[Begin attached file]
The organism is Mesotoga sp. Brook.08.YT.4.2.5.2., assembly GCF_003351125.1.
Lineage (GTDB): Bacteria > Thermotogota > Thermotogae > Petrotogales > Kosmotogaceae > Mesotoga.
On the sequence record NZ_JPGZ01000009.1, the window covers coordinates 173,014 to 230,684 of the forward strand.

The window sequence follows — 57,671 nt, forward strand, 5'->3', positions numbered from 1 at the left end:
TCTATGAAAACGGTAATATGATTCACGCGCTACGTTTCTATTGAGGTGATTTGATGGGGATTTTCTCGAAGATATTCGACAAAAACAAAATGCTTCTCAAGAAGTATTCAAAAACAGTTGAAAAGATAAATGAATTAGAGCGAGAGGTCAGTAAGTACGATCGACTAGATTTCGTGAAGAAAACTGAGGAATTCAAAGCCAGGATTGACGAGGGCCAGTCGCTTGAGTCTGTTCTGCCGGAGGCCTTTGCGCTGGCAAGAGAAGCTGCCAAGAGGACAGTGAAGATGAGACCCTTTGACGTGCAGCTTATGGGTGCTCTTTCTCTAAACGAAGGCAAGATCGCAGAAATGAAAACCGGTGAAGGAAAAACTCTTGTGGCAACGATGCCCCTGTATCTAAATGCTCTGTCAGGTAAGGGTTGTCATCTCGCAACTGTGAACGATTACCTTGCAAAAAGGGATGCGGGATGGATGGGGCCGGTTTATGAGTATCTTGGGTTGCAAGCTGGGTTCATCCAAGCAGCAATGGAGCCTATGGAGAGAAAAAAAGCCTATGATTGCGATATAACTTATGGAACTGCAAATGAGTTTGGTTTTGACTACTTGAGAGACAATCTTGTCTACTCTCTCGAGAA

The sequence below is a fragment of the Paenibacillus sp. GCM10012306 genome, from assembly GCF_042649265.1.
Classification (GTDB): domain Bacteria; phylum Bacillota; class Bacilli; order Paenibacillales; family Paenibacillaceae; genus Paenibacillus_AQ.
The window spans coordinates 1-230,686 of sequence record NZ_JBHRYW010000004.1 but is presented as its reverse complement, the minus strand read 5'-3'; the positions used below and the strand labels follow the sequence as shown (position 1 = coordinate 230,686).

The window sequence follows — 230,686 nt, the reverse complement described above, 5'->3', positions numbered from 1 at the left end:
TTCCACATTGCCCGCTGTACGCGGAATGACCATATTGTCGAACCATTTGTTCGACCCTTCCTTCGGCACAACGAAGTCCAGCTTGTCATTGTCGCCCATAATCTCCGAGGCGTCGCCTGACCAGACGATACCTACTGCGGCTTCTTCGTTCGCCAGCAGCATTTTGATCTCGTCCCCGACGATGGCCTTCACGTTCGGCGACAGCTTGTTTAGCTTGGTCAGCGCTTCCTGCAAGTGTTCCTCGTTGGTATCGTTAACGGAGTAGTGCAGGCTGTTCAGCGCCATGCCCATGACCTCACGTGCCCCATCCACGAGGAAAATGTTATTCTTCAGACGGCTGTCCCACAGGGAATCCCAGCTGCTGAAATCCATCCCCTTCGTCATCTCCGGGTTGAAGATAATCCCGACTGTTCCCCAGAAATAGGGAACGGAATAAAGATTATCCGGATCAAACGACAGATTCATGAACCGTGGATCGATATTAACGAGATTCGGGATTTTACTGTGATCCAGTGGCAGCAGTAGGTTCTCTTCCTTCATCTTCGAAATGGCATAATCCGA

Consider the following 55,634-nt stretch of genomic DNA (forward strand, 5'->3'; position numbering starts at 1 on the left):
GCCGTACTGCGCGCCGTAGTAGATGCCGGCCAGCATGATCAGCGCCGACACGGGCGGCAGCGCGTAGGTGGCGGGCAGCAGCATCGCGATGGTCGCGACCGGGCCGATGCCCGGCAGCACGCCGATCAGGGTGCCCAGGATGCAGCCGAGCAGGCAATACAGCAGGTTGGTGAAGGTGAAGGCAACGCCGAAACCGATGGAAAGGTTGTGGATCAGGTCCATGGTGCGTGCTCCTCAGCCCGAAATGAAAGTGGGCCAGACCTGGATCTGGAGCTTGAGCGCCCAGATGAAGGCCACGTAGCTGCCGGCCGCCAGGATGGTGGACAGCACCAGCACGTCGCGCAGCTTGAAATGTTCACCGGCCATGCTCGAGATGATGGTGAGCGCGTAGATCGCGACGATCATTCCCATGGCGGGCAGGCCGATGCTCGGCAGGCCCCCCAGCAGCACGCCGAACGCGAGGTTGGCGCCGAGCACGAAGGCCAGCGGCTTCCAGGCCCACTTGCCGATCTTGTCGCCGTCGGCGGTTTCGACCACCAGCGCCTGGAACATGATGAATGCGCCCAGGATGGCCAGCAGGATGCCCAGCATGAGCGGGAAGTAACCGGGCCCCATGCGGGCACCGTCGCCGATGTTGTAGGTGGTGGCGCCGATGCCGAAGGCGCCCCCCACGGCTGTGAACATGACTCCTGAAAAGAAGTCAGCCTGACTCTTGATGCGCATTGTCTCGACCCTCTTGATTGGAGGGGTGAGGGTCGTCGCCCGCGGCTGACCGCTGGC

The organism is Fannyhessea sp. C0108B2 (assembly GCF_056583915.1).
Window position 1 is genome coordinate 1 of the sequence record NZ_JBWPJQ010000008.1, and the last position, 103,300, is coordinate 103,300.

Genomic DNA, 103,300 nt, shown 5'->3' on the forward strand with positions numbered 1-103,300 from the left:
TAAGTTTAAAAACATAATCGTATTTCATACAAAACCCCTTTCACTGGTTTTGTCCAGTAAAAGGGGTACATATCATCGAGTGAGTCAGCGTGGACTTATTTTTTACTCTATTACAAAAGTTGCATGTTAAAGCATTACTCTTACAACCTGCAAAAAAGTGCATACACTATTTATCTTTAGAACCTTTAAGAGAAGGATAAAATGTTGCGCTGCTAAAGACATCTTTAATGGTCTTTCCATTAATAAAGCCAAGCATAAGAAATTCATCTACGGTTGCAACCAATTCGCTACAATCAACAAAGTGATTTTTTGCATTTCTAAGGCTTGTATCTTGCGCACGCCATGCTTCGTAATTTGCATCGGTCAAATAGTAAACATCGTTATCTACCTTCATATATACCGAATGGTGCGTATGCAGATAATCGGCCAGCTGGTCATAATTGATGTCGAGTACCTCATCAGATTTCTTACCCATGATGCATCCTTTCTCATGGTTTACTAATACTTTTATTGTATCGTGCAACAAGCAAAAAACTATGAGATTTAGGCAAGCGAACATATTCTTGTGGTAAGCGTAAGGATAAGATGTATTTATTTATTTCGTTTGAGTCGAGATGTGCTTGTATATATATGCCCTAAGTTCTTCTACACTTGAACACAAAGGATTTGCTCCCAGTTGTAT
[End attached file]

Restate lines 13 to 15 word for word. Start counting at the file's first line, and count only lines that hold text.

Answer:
The organism is Fannyhessea sp. C0108B2 (assembly GCF_056583915.1).
Window position 1 is genome coordinate 1 of the sequence record NZ_JBWPJQ010000008.1, and the last position, 103,300, is coordinate 103,300.

Genomic DNA, 103,300 nt, shown 5'->3' on the forward strand with positions numbered 1-103,300 from the left: